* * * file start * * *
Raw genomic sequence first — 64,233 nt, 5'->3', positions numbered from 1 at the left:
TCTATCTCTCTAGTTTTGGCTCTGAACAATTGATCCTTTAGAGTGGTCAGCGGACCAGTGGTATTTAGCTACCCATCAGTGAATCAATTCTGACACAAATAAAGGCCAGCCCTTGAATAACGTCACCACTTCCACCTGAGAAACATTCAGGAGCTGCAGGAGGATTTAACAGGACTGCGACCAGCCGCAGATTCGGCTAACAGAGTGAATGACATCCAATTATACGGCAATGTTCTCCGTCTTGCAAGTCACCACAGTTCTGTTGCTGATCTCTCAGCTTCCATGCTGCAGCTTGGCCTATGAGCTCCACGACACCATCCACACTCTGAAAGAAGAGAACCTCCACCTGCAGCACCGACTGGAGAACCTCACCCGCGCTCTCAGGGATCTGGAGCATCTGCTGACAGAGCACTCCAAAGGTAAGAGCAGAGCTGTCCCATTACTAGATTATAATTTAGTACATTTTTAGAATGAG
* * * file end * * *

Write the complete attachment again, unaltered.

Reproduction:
Raw genomic sequence first — 64,233 nt, 5'->3', positions numbered from 1 at the left:
TCTATCTCTCTAGTTTTGGCTCTGAACAATTGATCCTTTAGAGTGGTCAGCGGACCAGTGGTATTTAGCTACCCATCAGTGAATCAATTCTGACACAAATAAAGGCCAGCCCTTGAATAACGTCACCACTTCCACCTGAGAAACATTCAGGAGCTGCAGGAGGATTTAACAGGACTGCGACCAGCCGCAGATTCGGCTAACAGAGTGAATGACATCCAATTATACGGCAATGTTCTCCGTCTTGCAAGTCACCACAGTTCTGTTGCTGATCTCTCAGCTTCCATGCTGCAGCTTGGCCTATGAGCTCCACGACACCATCCACACTCTGAAAGAAGAGAACCTCCACCTGCAGCACCGACTGGAGAACCTCACCCGCGCTCTCAGGGATCTGGAGCATCTGCTGACAGAGCACTCCAAAGGTAAGAGCAGAGCTGTCCCATTACTAGATTATAATTTAGTACATTTTTAGAATGAG